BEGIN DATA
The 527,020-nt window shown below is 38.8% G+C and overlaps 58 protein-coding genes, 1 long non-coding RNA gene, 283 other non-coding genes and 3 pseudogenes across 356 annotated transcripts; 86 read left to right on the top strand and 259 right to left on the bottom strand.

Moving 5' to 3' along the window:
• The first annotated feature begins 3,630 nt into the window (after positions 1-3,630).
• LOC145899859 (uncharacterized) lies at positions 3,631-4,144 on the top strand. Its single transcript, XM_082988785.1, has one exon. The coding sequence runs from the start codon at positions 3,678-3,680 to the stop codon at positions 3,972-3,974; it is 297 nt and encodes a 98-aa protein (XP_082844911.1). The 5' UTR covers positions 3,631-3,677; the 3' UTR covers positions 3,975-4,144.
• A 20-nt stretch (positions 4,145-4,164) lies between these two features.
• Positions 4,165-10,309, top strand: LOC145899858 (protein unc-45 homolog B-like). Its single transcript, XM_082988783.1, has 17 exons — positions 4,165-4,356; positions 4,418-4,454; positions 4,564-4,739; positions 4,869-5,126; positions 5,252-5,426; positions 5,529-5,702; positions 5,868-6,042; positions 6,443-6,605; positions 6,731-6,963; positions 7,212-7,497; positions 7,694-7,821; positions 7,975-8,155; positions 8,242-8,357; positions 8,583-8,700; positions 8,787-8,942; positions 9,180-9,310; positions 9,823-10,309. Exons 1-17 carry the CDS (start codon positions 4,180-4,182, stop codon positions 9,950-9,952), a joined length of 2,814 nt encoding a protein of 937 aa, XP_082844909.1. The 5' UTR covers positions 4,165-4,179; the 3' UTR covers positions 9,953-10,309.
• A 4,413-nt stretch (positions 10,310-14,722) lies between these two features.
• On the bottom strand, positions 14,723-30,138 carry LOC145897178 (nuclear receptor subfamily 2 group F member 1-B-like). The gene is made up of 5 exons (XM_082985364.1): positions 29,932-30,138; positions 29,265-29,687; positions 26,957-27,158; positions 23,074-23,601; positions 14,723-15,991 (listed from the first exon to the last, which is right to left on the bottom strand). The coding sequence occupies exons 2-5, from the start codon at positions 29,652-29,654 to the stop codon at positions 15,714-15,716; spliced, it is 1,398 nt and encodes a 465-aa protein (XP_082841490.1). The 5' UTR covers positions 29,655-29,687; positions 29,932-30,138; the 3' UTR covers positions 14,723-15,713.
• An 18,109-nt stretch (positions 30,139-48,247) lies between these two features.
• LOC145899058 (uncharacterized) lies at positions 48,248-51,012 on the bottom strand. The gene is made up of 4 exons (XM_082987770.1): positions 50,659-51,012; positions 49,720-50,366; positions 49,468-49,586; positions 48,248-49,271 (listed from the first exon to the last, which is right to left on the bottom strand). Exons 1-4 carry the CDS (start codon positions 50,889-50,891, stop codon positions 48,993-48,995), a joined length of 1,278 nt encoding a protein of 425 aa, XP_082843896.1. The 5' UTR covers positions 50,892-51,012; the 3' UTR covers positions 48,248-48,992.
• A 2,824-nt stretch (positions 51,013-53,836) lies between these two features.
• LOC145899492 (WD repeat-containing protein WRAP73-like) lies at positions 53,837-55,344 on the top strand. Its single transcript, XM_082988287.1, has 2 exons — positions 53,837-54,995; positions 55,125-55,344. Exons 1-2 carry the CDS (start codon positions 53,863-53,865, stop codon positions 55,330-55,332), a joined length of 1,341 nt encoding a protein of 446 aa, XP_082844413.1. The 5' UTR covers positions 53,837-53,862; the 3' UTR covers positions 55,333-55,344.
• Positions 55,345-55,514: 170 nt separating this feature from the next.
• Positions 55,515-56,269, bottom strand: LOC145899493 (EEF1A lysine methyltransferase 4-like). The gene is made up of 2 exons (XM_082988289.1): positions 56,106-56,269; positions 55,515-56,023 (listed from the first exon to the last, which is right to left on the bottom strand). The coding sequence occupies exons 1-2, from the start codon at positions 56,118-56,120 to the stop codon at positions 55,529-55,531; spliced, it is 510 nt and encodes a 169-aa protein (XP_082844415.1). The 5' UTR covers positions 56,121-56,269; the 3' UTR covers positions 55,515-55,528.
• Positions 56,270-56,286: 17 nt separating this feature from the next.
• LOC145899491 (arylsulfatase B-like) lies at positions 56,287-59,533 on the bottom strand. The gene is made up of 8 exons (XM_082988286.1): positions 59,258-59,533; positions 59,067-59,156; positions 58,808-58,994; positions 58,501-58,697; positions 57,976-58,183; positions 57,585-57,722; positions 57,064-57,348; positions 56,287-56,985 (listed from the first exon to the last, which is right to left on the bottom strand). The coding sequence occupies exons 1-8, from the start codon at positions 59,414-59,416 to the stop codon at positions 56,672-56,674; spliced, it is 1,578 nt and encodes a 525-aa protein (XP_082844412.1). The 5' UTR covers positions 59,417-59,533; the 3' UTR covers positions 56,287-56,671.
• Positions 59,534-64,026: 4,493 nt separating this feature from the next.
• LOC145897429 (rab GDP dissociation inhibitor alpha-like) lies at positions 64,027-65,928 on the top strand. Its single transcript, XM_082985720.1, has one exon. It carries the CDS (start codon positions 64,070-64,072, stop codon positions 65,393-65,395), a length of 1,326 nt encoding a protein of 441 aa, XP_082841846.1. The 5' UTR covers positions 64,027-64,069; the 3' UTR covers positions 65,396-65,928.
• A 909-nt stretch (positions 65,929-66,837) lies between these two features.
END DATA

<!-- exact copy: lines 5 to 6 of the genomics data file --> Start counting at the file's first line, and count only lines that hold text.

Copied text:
• A 20-nt stretch (positions 4,145-4,164) lies between these two features.
• Positions 4,165-10,309, top strand: LOC145899858 (protein unc-45 homolog B-like). Its single transcript, XM_082988783.1, has 17 exons — positions 4,165-4,356; positions 4,418-4,454; positions 4,564-4,739; positions 4,869-5,126; positions 5,252-5,426; positions 5,529-5,702; positions 5,868-6,042; positions 6,443-6,605; positions 6,731-6,963; positions 7,212-7,497; positions 7,694-7,821; positions 7,975-8,155; positions 8,242-8,357; positions 8,583-8,700; positions 8,787-8,942; positions 9,180-9,310; positions 9,823-10,309. Exons 1-17 carry the CDS (start codon positions 4,180-4,182, stop codon positions 9,950-9,952), a joined length of 2,814 nt encoding a protein of 937 aa, XP_082844909.1. The 5' UTR covers positions 4,165-4,179; the 3' UTR covers positions 9,953-10,309.